Abe’s Muddy Footprints

Abraham-Lincoln-hr

Not all children may relate to Lincoln’s love of reading and learning, but I think most of those who can’t may well relate to his love of jokes and tricks. Abe and his step-mother, Sarah, liked to trick each other, and one of the famous stories is about the day Abe left muddy footprints on the ceiling of his family’s farm house. You can tell the children the story (see below) and then let them make their own “muddy foot-prints” on the ceiling of your classroom. Leave them up until Open House and your kids can tell a great story to their parents. This may be something they remember about Abraham Lincoln that will make him just a little more real to them.

Abraham Lincoln was the son of Thomas Lincoln and Nancy Hanks Lincoln, but his mother died when Abe was young.  His father then married a widow, Sarah Bush Johnston, and brought her and her three children home to his farm. She became Abe’s stepmother.  Sarah was very good to her stepchildren.  She supported Abe in his great desire for reading and learning.  Abe grew very close to Sarah.

Sarah was a kind, but firm mother, who loved to laugh.  She and Abe liked to play tricks on each other.  Abe was a very tall boy—he was six feet and four inches when he was eighteen.  His head almost touched the ceiling of their farmhouse! His mother joked, “Abe’s so tall he leaves footprints on my ceiling!”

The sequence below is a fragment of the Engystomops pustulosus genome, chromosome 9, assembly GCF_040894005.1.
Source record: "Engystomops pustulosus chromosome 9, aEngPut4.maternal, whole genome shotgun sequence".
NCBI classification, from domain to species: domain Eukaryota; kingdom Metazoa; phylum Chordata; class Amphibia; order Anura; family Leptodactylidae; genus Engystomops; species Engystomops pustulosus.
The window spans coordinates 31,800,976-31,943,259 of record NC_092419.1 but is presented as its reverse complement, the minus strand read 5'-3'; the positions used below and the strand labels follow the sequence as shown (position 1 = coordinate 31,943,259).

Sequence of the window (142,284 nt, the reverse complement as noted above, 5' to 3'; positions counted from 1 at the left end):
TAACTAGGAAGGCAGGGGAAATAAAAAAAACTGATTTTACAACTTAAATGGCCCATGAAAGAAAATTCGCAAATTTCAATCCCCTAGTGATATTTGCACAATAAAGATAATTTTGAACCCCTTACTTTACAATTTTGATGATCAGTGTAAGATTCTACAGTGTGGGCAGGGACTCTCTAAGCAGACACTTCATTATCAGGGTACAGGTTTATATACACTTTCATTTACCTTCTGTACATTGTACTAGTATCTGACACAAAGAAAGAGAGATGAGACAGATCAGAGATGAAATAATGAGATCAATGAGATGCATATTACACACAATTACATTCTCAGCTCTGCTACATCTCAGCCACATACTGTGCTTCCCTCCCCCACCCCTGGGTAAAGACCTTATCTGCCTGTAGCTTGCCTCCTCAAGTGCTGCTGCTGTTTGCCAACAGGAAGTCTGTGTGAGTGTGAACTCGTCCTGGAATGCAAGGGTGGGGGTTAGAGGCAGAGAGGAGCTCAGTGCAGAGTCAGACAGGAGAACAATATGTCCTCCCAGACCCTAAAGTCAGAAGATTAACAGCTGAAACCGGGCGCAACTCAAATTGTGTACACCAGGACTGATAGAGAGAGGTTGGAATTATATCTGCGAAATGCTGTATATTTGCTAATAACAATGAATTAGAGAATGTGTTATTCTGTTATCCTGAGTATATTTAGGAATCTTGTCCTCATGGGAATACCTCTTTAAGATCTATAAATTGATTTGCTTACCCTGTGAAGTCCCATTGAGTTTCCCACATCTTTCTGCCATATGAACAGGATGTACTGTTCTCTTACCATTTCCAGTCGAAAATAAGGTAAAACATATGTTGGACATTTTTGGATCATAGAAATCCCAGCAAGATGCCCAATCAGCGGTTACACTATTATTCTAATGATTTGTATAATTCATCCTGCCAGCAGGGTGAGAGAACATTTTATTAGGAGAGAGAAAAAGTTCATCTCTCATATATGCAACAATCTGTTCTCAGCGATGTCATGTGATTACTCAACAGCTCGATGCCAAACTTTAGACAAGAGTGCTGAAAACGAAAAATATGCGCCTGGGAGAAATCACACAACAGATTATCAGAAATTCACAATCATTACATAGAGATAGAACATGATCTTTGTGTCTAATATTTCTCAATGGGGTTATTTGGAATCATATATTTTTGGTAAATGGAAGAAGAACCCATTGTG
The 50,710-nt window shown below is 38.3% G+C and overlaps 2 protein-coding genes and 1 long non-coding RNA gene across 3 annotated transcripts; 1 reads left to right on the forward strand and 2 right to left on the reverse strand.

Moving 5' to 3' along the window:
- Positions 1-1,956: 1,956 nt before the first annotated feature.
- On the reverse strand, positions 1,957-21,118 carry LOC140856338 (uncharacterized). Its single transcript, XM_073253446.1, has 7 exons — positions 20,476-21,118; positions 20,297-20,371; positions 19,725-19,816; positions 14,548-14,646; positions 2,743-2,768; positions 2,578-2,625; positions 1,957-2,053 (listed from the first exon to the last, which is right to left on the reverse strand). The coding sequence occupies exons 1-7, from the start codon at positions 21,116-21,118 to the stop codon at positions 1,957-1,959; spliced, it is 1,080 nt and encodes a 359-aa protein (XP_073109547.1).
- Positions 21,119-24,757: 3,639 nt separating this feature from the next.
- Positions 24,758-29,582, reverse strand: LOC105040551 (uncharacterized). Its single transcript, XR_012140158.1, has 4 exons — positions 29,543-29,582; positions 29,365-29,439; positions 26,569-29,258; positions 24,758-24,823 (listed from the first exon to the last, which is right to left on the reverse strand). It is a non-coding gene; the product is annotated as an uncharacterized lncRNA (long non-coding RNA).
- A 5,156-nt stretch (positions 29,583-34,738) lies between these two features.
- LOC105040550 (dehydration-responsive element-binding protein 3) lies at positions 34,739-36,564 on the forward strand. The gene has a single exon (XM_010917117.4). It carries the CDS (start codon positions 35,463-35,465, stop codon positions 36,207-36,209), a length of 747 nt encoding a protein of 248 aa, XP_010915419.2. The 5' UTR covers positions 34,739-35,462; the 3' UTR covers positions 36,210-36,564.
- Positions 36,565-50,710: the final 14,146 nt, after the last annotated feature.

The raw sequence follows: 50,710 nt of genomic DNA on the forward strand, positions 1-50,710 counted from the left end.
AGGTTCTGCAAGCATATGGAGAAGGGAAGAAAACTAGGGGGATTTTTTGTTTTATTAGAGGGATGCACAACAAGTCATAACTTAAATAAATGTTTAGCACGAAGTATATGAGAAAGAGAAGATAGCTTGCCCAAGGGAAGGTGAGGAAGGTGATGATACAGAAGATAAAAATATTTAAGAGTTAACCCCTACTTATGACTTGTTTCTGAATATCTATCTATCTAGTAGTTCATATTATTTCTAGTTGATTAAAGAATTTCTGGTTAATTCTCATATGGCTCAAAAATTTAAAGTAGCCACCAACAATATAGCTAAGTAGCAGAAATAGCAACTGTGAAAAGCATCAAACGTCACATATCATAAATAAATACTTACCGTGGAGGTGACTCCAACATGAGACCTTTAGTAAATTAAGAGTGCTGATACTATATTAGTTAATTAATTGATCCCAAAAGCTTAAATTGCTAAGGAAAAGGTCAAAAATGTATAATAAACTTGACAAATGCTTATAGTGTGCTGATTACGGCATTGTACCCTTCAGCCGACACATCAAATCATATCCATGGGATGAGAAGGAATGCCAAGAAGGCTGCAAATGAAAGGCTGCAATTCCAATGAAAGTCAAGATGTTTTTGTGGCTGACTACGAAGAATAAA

One day, Abe had a great idea.  While his mother was out shopping, he got his brothers and sisters together and had them stick their bare feet in the mud outside the house.  Then he held them upside down and made muddy prints all over the ceiling.  He said his step mom took a broom to his head when she saw the mess all over her ceiling, but the twinkle in her eye told him she was amused!

Abraham was very close to Sarah for all of her life.  He took care of her and the farm until she died.  The last time he saw her was in 1861, just before he moved into the White House.

You can visit the house where Abe lived with his stepmother, Sarah, at the Lincoln Log Cabin Historic Site, in Illinois.
Here’s a download for you of the story of Abe’s_Muddy_Footprints.  It contains images of Abe and Sarah, and the cabin he was born in.  (This is not the same cabin talked about in this story.)  I hope you and your students will enjoy sharing one of Abe’s boyhood pranks as you study about this very important president!

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